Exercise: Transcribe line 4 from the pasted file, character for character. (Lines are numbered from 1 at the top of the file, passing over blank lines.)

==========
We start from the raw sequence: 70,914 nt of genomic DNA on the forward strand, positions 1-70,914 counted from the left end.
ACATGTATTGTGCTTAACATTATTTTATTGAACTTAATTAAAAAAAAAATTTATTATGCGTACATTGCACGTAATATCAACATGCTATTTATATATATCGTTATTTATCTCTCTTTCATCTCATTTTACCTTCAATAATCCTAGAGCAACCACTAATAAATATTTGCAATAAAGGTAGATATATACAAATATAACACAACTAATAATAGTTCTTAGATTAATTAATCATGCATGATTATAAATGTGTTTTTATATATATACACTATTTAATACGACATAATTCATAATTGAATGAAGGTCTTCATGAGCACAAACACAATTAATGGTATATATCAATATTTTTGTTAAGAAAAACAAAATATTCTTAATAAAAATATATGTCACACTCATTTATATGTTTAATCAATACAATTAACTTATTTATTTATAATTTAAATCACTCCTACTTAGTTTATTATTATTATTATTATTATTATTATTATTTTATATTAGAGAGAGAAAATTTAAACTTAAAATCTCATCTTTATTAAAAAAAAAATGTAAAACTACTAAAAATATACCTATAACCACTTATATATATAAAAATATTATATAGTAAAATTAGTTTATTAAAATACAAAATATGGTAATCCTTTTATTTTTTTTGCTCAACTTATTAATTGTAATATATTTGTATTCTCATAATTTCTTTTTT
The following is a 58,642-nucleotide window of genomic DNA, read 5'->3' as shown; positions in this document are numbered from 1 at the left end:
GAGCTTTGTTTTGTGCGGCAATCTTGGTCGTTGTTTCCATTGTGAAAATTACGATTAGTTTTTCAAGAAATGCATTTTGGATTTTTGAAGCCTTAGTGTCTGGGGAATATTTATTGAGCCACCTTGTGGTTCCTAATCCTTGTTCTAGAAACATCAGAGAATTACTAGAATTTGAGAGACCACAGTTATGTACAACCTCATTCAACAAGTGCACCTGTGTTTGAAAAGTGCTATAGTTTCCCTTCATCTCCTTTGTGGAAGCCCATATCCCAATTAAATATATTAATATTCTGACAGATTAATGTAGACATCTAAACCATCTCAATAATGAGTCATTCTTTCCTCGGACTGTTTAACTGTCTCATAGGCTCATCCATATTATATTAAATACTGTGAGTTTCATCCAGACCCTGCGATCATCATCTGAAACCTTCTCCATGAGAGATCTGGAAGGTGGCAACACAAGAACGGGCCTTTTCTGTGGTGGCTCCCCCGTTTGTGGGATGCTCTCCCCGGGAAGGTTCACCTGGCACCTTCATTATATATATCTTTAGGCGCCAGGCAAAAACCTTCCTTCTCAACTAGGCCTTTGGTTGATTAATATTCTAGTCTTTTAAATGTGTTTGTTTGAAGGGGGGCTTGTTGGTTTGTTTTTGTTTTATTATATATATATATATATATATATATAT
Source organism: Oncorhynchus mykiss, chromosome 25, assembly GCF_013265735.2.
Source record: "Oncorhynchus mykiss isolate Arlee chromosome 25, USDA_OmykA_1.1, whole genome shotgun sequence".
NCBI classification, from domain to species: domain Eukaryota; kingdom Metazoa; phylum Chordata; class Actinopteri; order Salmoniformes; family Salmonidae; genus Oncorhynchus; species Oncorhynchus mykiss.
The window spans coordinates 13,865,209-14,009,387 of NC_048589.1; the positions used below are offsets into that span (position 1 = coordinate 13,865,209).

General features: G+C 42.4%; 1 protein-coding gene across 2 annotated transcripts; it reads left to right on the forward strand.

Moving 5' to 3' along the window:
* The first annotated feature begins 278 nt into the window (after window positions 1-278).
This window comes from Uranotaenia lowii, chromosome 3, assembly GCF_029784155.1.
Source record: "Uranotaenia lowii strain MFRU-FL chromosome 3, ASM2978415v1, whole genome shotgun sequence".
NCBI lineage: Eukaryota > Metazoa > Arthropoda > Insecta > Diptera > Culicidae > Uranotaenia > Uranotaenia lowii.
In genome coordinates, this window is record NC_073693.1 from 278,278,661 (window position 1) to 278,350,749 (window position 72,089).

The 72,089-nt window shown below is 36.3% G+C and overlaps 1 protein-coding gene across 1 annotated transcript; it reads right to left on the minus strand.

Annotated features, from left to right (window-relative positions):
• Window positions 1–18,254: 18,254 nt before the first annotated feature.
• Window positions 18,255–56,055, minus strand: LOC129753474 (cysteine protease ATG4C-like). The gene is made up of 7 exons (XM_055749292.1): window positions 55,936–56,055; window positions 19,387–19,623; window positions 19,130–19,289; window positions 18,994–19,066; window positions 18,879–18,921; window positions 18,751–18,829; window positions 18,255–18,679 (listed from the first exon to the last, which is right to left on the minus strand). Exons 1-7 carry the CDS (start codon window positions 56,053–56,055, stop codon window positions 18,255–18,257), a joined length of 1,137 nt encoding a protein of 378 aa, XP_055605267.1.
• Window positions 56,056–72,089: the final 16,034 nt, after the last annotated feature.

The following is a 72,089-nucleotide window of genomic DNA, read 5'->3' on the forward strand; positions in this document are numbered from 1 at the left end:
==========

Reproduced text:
GAGCTTTGTTTTGTGCGGCAATCTTGGTCGTTGTTTCCATTGTGAAAATTACGATTAGTTTTTCAAGAAATGCATTTTGGATTTTTGAAGCCTTAGTGTCTGGGGAATATTTATTGAGCCACCTTGTGGTTCCTAATCCTTGTTCTAGAAACATCAGAGAATTACTAGAATTTGAGAGACCACAGTTATGTACAACCTCATTCAACAAGTGCACCTGTGTTTGAAAAGTGCTATAGTTTCCCTTCATCTCCTTTGTGGAAGCCCATATCCCAATTAAATATATTAATATTCTGACAGATTAATGTAGACATCTAAACCATCTCAATAATGAGTCATTCTTTCCTCGGACTGTTTAACTGTCTCATAGGCTCATCCATATTATATTAAATACTGTGAGTTTCATCCAGACCCTGCGATCATCATCTGAAACCTTCTCCATGAGAGATCTGGAAGGTGGCAACACAAGAACGGGCCTTTTCTGTGGTGGCTCCCCCGTTTGTGGGATGCTCTCCCCGGGAAGGTTCACCTGGCACCTTCATTATATATATCTTTAGGCGCCAGGCAAAAACCTTCCTTCTCAACTAGGCCTTTGGTTGATTAATATTCTAGTCTTTTAAATGTGTTTGTTTGAAGGGGGGCTTGTTGGTTTGTTTTTGTTTTATTATATATATATATATATATATATATAT